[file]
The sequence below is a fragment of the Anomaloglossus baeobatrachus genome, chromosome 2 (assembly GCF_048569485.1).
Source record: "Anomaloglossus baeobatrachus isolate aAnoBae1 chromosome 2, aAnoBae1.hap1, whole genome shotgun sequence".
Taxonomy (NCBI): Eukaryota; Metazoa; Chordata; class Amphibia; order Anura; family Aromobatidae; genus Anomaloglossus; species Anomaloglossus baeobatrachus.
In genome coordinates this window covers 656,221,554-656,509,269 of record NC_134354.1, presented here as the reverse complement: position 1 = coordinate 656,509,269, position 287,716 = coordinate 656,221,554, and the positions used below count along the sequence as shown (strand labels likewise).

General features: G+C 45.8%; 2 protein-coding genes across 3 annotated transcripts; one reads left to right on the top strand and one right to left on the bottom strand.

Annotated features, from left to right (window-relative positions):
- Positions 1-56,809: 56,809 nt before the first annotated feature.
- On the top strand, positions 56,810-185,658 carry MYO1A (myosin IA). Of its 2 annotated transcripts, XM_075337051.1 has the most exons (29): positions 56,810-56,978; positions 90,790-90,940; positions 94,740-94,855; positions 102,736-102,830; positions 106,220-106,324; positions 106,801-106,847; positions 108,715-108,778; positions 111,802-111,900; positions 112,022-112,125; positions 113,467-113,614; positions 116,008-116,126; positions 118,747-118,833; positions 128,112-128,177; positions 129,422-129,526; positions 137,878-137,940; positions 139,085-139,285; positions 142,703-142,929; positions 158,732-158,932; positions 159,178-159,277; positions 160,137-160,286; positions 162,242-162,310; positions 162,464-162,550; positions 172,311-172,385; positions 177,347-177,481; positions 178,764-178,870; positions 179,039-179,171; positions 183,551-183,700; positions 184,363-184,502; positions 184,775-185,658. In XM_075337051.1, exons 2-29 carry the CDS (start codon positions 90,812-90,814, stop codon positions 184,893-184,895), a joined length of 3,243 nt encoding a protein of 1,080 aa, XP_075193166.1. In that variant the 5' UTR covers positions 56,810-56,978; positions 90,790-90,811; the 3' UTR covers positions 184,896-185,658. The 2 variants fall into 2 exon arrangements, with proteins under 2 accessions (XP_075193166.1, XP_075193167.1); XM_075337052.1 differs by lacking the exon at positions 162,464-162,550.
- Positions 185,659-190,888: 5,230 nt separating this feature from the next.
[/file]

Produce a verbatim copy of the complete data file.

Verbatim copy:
The sequence below is a fragment of the Anomaloglossus baeobatrachus genome, chromosome 2 (assembly GCF_048569485.1).
Source record: "Anomaloglossus baeobatrachus isolate aAnoBae1 chromosome 2, aAnoBae1.hap1, whole genome shotgun sequence".
Taxonomy (NCBI): Eukaryota; Metazoa; Chordata; class Amphibia; order Anura; family Aromobatidae; genus Anomaloglossus; species Anomaloglossus baeobatrachus.
In genome coordinates this window covers 656,221,554-656,509,269 of record NC_134354.1, presented here as the reverse complement: position 1 = coordinate 656,509,269, position 287,716 = coordinate 656,221,554, and the positions used below count along the sequence as shown (strand labels likewise).

General features: G+C 45.8%; 2 protein-coding genes across 3 annotated transcripts; one reads left to right on the top strand and one right to left on the bottom strand.

Annotated features, from left to right (window-relative positions):
- Positions 1-56,809: 56,809 nt before the first annotated feature.
- On the top strand, positions 56,810-185,658 carry MYO1A (myosin IA). Of its 2 annotated transcripts, XM_075337051.1 has the most exons (29): positions 56,810-56,978; positions 90,790-90,940; positions 94,740-94,855; positions 102,736-102,830; positions 106,220-106,324; positions 106,801-106,847; positions 108,715-108,778; positions 111,802-111,900; positions 112,022-112,125; positions 113,467-113,614; positions 116,008-116,126; positions 118,747-118,833; positions 128,112-128,177; positions 129,422-129,526; positions 137,878-137,940; positions 139,085-139,285; positions 142,703-142,929; positions 158,732-158,932; positions 159,178-159,277; positions 160,137-160,286; positions 162,242-162,310; positions 162,464-162,550; positions 172,311-172,385; positions 177,347-177,481; positions 178,764-178,870; positions 179,039-179,171; positions 183,551-183,700; positions 184,363-184,502; positions 184,775-185,658. In XM_075337051.1, exons 2-29 carry the CDS (start codon positions 90,812-90,814, stop codon positions 184,893-184,895), a joined length of 3,243 nt encoding a protein of 1,080 aa, XP_075193166.1. In that variant the 5' UTR covers positions 56,810-56,978; positions 90,790-90,811; the 3' UTR covers positions 184,896-185,658. The 2 variants fall into 2 exon arrangements, with proteins under 2 accessions (XP_075193166.1, XP_075193167.1); XM_075337052.1 differs by lacking the exon at positions 162,464-162,550.
- Positions 185,659-190,888: 5,230 nt separating this feature from the next.